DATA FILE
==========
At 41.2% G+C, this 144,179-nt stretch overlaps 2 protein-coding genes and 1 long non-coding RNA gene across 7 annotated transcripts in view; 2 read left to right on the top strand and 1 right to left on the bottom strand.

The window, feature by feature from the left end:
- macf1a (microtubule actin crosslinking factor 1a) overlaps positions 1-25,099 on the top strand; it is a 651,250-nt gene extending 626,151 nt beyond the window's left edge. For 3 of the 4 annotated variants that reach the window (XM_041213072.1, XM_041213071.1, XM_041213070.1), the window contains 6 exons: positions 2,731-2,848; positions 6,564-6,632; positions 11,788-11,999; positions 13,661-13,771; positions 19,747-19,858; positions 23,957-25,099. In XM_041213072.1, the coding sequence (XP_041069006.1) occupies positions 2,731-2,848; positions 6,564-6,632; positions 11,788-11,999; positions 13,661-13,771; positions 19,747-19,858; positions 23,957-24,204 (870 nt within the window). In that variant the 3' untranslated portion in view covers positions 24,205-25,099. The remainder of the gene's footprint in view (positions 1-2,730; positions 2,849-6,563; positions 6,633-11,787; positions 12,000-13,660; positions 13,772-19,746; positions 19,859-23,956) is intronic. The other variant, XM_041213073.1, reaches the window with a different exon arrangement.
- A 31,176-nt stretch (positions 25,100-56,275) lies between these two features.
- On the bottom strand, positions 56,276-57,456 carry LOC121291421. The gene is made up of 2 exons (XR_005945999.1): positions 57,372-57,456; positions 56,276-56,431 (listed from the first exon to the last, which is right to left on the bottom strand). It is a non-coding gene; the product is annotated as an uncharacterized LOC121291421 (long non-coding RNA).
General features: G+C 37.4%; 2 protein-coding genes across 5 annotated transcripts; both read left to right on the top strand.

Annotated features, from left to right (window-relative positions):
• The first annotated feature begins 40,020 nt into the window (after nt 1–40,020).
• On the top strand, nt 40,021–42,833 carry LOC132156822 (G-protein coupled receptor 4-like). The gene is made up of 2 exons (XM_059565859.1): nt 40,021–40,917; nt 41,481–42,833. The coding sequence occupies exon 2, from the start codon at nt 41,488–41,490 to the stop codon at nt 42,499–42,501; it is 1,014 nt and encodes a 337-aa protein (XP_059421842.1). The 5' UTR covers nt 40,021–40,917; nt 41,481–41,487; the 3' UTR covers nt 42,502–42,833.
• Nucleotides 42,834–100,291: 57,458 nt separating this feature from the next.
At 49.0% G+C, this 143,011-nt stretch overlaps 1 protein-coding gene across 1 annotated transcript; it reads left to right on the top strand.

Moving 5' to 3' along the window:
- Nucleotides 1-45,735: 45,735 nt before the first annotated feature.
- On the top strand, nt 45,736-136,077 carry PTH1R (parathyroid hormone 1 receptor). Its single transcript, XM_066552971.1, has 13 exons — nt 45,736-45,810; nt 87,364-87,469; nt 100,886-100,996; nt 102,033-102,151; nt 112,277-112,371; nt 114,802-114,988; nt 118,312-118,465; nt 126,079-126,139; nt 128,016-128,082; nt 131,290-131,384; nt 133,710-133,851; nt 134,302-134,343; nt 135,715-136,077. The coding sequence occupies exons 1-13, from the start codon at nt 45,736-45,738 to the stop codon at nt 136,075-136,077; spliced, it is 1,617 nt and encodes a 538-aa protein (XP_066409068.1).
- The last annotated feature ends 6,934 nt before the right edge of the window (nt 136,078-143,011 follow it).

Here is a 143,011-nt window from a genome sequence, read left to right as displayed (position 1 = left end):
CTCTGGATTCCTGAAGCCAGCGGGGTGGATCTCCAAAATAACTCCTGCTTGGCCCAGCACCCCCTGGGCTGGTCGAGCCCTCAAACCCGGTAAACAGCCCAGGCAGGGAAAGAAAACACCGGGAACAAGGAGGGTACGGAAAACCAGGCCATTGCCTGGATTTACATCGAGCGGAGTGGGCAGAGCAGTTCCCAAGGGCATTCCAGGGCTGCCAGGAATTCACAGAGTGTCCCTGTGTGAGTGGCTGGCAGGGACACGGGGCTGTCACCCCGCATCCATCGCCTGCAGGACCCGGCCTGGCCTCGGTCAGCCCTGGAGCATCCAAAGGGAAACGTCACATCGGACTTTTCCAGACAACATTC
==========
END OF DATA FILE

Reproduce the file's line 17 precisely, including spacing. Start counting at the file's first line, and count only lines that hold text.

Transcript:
CTCTGGATTCCTGAAGCCAGCGGGGTGGATCTCCAAAATAACTCCTGCTTGGCCCAGCACCCCCTGGGCTGGTCGAGCCCTCAAACCCGGTAAACAGCCCAGGCAGGGAAAGAAAACACCGGGAACAAGGAGGGTACGGAAAACCAGGCCATTGCCTGGATTTACATCGAGCGGAGTGGGCAGAGCAGTTCCCAAGGGCATTCCAGGGCTGCCAGGAATTCACAGAGTGTCCCTGTGTGAGTGGCTGGCAGGGACACGGGGCTGTCACCCCGCATCCATCGCCTGCAGGACCCGGCCTGGCCTCGGTCAGCCCTGGAGCATCCAAAGGGAAACGTCACATCGGACTTTTCCAGACAACATTC